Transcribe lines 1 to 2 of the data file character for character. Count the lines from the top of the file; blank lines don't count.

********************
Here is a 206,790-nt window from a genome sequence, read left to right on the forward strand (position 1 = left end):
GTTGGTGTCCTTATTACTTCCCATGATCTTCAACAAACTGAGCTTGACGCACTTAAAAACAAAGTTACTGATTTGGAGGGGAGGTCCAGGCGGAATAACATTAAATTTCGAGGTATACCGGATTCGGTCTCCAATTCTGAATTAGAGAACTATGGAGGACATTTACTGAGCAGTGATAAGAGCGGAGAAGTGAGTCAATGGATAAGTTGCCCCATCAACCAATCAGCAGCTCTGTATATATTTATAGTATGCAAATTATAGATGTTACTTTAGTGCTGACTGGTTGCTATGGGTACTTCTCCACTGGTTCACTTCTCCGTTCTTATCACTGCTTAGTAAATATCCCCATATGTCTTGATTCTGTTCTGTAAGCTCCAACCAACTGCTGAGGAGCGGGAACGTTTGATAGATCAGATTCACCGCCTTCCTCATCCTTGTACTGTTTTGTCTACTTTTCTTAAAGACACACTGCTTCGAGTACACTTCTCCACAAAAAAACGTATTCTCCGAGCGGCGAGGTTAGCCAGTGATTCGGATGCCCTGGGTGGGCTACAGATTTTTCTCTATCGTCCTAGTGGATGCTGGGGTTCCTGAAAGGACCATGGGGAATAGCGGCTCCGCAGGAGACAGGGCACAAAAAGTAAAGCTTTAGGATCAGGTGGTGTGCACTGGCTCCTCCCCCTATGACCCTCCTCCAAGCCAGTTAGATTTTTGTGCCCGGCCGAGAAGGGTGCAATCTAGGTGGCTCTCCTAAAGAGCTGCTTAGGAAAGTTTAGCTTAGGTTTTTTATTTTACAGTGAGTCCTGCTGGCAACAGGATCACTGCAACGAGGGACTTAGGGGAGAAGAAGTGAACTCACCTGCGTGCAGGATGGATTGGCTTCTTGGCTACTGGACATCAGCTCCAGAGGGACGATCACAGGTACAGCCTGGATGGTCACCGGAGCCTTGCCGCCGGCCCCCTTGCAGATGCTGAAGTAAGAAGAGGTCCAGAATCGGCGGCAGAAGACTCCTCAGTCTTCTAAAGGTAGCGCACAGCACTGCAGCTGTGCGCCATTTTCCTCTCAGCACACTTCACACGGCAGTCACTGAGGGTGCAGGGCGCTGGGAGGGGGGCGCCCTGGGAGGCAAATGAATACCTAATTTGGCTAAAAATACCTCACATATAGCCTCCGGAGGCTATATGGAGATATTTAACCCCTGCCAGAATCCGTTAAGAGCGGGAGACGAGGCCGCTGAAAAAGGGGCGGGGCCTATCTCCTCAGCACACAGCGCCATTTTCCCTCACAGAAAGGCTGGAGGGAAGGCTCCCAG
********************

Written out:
Here is a 206,790-nt window from a genome sequence, read left to right on the forward strand (position 1 = left end):
GTTGGTGTCCTTATTACTTCCCATGATCTTCAACAAACTGAGCTTGACGCACTTAAAAACAAAGTTACTGATTTGGAGGGGAGGTCCAGGCGGAATAACATTAAATTTCGAGGTATACCGGATTCGGTCTCCAATTCTGAATTAGAGAACTATGGAGGACATTTACTGAGCAGTGATAAGAGCGGAGAAGTGAGTCAATGGATAAGTTGCCCCATCAACCAATCAGCAGCTCTGTATATATTTATAGTATGCAAATTATAGATGTTACTTTAGTGCTGACTGGTTGCTATGGGTACTTCTCCACTGGTTCACTTCTCCGTTCTTATCACTGCTTAGTAAATATCCCCATATGTCTTGATTCTGTTCTGTAAGCTCCAACCAACTGCTGAGGAGCGGGAACGTTTGATAGATCAGATTCACCGCCTTCCTCATCCTTGTACTGTTTTGTCTACTTTTCTTAAAGACACACTGCTTCGAGTACACTTCTCCACAAAAAAACGTATTCTCCGAGCGGCGAGGTTAGCCAGTGATTCGGATGCCCTGGGTGGGCTACAGATTTTTCTCTATCGTCCTAGTGGATGCTGGGGTTCCTGAAAGGACCATGGGGAATAGCGGCTCCGCAGGAGACAGGGCACAAAAAGTAAAGCTTTAGGATCAGGTGGTGTGCACTGGCTCCTCCCCCTATGACCCTCCTCCAAGCCAGTTAGATTTTTGTGCCCGGCCGAGAAGGGTGCAATCTAGGTGGCTCTCCTAAAGAGCTGCTTAGGAAAGTTTAGCTTAGGTTTTTTATTTTACAGTGAGTCCTGCTGGCAACAGGATCACTGCAACGAGGGACTTAGGGGAGAAGAAGTGAACTCACCTGCGTGCAGGATGGATTGGCTTCTTGGCTACTGGACATCAGCTCCAGAGGGACGATCACAGGTACAGCCTGGATGGTCACCGGAGCCTTGCCGCCGGCCCCCTTGCAGATGCTGAAGTAAGAAGAGGTCCAGAATCGGCGGCAGAAGACTCCTCAGTCTTCTAAAGGTAGCGCACAGCACTGCAGCTGTGCGCCATTTTCCTCTCAGCACACTTCACACGGCAGTCACTGAGGGTGCAGGGCGCTGGGAGGGGGGCGCCCTGGGAGGCAAATGAATACCTAATTTGGCTAAAAATACCTCACATATAGCCTCCGGAGGCTATATGGAGATATTTAACCCCTGCCAGAATCCGTTAAGAGCGGGAGACGAGGCCGCTGAAAAAGGGGCGGGGCCTATCTCCTCAGCACACAGCGCCATTTTCCCTCACAGAAAGGCTGGAGGGAAGGCTCCCAG